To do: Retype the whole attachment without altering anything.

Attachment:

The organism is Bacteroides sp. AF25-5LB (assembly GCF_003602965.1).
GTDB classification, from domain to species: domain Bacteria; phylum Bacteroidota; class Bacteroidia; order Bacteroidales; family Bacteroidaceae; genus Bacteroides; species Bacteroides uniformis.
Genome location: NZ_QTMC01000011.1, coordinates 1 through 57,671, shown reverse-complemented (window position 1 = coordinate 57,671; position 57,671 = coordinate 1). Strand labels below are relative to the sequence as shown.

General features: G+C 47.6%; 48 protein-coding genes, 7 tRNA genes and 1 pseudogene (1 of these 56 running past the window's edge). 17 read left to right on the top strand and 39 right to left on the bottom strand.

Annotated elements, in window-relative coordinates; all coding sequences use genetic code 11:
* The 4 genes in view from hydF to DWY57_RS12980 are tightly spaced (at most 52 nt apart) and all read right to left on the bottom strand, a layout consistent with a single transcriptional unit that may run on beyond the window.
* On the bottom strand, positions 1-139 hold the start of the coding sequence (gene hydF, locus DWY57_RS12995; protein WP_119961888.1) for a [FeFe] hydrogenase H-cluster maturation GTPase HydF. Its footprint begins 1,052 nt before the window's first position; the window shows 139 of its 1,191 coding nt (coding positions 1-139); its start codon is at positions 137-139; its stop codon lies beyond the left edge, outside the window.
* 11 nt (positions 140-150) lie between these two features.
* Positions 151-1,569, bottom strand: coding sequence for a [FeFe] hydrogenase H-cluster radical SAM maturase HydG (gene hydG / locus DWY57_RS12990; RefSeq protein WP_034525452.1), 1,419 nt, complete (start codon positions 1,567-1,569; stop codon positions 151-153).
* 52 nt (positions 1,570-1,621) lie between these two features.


The organism is Bacteroides sp. AF25-5LB (assembly GCF_003602965.1).
GTDB classification, from domain to species: domain Bacteria; phylum Bacteroidota; class Bacteroidia; order Bacteroidales; family Bacteroidaceae; genus Bacteroides; species Bacteroides uniformis.
Genome location: NZ_QTMC01000011.1, coordinates 1 through 57,671, shown reverse-complemented (window position 1 = coordinate 57,671; position 57,671 = coordinate 1). Strand labels below are relative to the sequence as shown.

General features: G+C 47.6%; 48 protein-coding genes, 7 tRNA genes and 1 pseudogene (1 of these 56 running past the window's edge). 17 read left to right on the top strand and 39 right to left on the bottom strand.

Annotated elements, in window-relative coordinates; all coding sequences use genetic code 11:
* The 4 genes in view from hydF to DWY57_RS12980 are tightly spaced (at most 52 nt apart) and all read right to left on the bottom strand, a layout consistent with a single transcriptional unit that may run on beyond the window.
* On the bottom strand, positions 1-139 hold the start of the coding sequence (gene hydF, locus DWY57_RS12995; protein WP_119961888.1) for a [FeFe] hydrogenase H-cluster maturation GTPase HydF. Its footprint begins 1,052 nt before the window's first position; the window shows 139 of its 1,191 coding nt (coding positions 1-139); its start codon is at positions 137-139; its stop codon lies beyond the left edge, outside the window.
* 11 nt (positions 140-150) lie between these two features.
* Positions 151-1,569, bottom strand: coding sequence for a [FeFe] hydrogenase H-cluster radical SAM maturase HydG (gene hydG / locus DWY57_RS12990; RefSeq protein WP_034525452.1), 1,419 nt, complete (start codon positions 1,567-1,569; stop codon positions 151-153).
* 52 nt (positions 1,570-1,621) lie between these two features.